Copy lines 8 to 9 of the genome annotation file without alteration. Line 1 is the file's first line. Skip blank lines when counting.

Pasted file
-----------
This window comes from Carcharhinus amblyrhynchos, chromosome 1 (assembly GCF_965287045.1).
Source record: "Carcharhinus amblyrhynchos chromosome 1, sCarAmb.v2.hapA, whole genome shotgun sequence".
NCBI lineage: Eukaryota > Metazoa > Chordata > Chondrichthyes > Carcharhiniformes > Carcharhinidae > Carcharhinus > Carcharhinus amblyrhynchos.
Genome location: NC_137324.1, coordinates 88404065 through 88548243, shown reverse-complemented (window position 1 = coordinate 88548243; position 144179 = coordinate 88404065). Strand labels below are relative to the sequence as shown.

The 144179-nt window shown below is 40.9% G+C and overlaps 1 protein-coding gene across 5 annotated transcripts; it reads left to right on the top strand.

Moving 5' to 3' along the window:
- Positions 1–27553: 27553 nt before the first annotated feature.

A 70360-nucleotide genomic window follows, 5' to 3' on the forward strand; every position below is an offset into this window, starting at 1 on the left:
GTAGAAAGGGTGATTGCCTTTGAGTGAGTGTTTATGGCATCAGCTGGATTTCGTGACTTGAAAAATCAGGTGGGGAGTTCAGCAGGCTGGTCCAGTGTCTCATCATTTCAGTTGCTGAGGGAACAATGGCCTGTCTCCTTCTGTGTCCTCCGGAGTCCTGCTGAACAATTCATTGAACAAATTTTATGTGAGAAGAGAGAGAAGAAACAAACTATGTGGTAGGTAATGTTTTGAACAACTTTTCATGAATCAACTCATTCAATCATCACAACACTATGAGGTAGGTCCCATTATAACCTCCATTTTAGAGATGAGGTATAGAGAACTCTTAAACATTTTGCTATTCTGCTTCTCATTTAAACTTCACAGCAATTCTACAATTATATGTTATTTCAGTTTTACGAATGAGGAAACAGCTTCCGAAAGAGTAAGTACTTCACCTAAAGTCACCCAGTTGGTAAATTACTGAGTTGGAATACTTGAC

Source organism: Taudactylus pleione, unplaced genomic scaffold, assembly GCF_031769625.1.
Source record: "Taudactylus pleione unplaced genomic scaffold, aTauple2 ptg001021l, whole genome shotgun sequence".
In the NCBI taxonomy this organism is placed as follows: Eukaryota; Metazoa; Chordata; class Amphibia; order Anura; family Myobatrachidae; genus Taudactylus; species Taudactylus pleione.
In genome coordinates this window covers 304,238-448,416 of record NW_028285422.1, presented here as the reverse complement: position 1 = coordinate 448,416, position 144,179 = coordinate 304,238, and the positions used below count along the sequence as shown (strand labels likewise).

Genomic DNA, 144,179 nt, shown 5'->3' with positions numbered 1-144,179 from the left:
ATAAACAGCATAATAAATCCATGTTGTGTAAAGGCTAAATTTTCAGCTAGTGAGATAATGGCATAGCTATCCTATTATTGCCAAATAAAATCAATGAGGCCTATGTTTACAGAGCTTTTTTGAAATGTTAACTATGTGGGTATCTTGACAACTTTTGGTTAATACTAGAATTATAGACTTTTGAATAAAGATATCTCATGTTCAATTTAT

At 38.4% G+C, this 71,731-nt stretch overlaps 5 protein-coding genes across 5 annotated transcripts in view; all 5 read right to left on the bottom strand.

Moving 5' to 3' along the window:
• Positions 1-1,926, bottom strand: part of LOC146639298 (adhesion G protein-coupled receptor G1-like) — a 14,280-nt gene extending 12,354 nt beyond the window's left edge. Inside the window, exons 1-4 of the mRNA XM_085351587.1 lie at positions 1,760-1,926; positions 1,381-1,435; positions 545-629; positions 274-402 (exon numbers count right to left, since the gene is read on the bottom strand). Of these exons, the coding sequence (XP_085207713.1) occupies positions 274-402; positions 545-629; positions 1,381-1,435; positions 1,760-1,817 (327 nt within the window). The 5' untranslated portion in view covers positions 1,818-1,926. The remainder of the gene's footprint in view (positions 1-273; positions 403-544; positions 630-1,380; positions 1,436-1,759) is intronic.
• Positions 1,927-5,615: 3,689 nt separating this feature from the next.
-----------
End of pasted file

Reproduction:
A 70360-nucleotide genomic window follows, 5' to 3' on the forward strand; every position below is an offset into this window, starting at 1 on the left:
GTAGAAAGGGTGATTGCCTTTGAGTGAGTGTTTATGGCATCAGCTGGATTTCGTGACTTGAAAAATCAGGTGGGGAGTTCAGCAGGCTGGTCCAGTGTCTCATCATTTCAGTTGCTGAGGGAACAATGGCCTGTCTCCTTCTGTGTCCTCCGGAGTCCTGCTGAACAATTCATTGAACAAATTTTATGTGAGAAGAGAGAGAAGAAACAAACTATGTGGTAGGTAATGTTTTGAACAACTTTTCATGAATCAACTCATTCAATCATCACAACACTATGAGGTAGGTCCCATTATAACCTCCATTTTAGAGATGAGGTATAGAGAACTCTTAAACATTTTGCTATTCTGCTTCTCATTTAAACTTCACAGCAATTCTACAATTATATGTTATTTCAGTTTTACGAATGAGGAAACAGCTTCCGAAAGAGTAAGTACTTCACCTAAAGTCACCCAGTTGGTAAATTACTGAGTTGGAATACTTGAC